Given the furor last month when news that companies are asking prospective employees for their Facebook passwords made national headlines, it should come as little surprise that a panel of experts weighed in on how best to manage corporate social media policies on the second day of InsideCounsel’s 12th annual SuperConference.
A trio of corporate counsel—Kimberly Cilke, deputy general counsel of Go Daddy Operating Co.; E. Alan Arnold, assistant general counsel at Delta Air Lines Inc.; and Shannon Couffer, senior attorney, litigation and regulatory law at Walgreen Co.—talked to the audience about the rapidly evolving but ever-present and important topic of social media governance.
Cilke, who arrived at domain name registrar Go Daddy just prior to the social media explosion in early 2007, said that her legal department quickly realized that they needed to deal with the new online landscape, especially given how active and interested the tech company’s employees were in social media.
“We queried everyone who was using social media and developed a program to utilize social media for their products, and we realized that we needed a dedicated social media team,” she said. “But it took awhile to get everyone to recognize the need for a cohesive team.”
Eventually, Go Daddy developed an internal social media policy that has very specific guidelines for employees who are authorized to post on behalf of the domain name giant. However, before those employees are given free rein to engage the social media universe, they first must go through a training and certification program. Cilke then shared with the audience a six-point list of potential suggestions for companies to follow when putting together social media policies:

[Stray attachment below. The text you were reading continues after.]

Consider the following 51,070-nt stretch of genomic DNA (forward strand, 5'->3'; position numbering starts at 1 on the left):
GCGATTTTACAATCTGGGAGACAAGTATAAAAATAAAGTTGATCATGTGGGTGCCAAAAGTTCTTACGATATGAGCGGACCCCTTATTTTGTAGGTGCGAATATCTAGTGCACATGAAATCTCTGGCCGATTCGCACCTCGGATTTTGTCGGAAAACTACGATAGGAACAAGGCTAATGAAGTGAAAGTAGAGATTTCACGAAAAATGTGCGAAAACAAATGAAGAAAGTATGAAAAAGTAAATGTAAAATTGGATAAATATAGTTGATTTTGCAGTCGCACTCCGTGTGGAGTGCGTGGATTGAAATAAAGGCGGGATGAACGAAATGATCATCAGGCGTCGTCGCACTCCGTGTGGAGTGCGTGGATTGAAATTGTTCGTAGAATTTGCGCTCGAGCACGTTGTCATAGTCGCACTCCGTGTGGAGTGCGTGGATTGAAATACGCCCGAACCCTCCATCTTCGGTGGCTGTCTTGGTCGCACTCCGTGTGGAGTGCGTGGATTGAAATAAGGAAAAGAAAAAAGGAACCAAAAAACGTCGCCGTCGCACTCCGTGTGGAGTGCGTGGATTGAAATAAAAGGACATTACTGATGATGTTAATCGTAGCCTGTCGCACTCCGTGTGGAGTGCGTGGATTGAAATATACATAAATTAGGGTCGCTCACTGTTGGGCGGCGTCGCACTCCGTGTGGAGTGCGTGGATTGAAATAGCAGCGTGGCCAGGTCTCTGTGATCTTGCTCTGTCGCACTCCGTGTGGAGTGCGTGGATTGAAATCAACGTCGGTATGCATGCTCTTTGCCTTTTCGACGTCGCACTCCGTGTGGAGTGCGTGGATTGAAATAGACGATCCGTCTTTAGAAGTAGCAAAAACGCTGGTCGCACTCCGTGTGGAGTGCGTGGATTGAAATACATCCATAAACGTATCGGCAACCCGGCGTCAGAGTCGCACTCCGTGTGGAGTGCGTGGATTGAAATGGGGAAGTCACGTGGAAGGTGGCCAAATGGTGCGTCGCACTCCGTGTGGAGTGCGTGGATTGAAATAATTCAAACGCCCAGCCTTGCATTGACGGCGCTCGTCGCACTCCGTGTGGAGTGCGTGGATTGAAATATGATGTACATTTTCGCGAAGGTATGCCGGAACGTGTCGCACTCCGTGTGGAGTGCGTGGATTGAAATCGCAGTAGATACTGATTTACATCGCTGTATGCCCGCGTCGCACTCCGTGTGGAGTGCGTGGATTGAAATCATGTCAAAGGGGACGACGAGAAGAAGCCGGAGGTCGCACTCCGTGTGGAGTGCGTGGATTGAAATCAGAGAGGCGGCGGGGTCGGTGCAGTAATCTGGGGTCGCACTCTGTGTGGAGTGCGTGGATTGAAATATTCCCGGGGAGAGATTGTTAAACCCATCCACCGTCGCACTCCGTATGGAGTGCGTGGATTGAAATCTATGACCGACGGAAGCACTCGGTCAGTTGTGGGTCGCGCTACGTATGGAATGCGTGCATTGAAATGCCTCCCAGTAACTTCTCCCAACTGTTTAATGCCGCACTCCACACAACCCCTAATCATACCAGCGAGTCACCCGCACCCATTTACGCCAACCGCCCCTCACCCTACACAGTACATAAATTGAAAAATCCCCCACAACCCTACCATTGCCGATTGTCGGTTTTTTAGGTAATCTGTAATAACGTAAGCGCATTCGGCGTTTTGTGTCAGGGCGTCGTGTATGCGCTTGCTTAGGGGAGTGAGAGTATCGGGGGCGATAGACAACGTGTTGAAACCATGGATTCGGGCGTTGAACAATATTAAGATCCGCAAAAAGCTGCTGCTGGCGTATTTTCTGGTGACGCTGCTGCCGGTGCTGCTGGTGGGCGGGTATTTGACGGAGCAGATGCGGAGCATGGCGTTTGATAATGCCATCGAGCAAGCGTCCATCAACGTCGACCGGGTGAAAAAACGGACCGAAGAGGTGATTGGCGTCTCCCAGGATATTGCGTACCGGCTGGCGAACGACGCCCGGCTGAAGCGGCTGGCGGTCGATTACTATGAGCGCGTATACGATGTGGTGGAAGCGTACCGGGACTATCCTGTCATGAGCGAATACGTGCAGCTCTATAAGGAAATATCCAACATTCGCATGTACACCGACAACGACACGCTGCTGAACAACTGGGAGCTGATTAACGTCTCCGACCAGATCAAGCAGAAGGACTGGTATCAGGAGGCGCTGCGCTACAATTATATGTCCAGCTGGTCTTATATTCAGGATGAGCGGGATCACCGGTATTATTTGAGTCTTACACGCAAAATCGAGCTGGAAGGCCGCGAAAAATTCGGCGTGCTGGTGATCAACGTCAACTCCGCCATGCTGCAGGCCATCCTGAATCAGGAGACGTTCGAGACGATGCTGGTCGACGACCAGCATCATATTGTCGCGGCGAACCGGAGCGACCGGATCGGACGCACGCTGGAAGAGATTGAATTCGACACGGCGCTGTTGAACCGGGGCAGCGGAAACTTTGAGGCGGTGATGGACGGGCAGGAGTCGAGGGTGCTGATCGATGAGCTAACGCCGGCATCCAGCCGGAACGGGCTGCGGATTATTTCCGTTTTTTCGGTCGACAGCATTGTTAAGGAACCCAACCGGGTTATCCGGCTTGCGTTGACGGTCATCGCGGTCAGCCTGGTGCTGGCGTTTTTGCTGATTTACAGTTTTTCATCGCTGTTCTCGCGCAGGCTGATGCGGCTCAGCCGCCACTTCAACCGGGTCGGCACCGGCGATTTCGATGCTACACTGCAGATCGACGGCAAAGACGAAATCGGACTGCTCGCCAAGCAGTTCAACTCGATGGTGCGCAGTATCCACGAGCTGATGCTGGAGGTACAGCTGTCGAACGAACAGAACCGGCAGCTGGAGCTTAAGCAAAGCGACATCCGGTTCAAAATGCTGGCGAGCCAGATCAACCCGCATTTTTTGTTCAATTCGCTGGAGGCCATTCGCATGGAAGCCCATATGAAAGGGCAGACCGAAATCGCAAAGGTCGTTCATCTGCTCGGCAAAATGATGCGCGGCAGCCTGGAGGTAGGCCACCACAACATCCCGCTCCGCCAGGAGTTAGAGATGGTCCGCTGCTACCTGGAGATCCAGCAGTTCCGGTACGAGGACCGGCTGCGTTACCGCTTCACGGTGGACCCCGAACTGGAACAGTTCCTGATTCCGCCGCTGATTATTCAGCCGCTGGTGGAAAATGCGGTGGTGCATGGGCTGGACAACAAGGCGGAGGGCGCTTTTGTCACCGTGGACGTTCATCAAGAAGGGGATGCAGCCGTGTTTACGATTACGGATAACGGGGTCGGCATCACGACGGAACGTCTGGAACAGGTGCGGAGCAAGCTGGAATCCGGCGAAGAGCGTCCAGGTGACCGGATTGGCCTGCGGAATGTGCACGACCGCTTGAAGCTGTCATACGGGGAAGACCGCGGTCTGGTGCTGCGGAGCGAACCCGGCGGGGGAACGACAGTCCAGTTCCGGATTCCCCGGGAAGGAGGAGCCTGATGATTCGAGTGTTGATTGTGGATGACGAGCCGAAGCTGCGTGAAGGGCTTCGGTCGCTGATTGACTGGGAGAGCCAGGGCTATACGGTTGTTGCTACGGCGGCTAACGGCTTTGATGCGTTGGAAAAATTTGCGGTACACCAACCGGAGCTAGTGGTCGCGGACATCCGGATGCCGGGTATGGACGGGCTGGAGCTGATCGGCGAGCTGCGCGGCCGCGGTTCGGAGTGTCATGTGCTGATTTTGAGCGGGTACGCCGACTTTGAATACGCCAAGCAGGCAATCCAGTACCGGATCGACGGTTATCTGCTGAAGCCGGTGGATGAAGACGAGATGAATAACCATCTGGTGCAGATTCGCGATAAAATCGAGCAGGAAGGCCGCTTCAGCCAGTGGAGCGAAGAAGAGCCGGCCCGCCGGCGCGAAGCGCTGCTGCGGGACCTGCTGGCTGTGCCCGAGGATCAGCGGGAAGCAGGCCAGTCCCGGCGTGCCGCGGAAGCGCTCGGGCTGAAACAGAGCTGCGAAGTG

- Include a general disclaimer in social media policies to indicate Section 7 rights are not infringed.
“A general disclaimer alone is not sufficient,” Cilke said. “You need to include specific examples in your policy.”
- Limit policy to communications about company products or services and anti-harassment guidelines
- Exclude general information on wages, hours, terms and conditions of employment from the definition of “confidential” information
- It’s OK to ban “maliciously false” communications where an employee learns information is false and intends to harm the company and co-workers
- Indicate restrictions on use of company logos and trademarks
- Consider separate social media policies for employees’ general use and for when they’re representing the company
Social media use also is important at Delta.
“One thing that makes social media so relevant to an airline is because each of our 13,000 daily flights is a unique customer experience,” Arnold told attendees.
Delta, which in January was rated the No. 1 most tech-friendly airline by PCWorld magazine, now receives immediate customer feedback from passengers on many of its WiFi-enabled flights. As a result of this real-time passenger response, the airline has customer service representatives who will occasionally engage those customers via social media to offer assistance.
Arnold said Delta also uses analytics tools to monitor what’s being said about both their brand and their competitors, and analyzes the data in an attempt to predict behavior and proactively manage its affairs.
Couffer agreed with her fellow panelists, noting that the company realized around the time of the social media explosion that it needed to expand from its traditional marketing model and reach out to more groups of people.
Being a pharmacy, Couffer said that Walgreens had an added issue to deal with when it came to monitoring its social media channels.
“We have a unique problem—if someone posts a complaint about a Walgreens product on a social media site, we have an obligation under the [Food and Drug Administration] guidelines to investigate the claim and make sure that the product isn’t harmful to our customers.” For more on social media and corporate policies, read the following InsideCounsel content: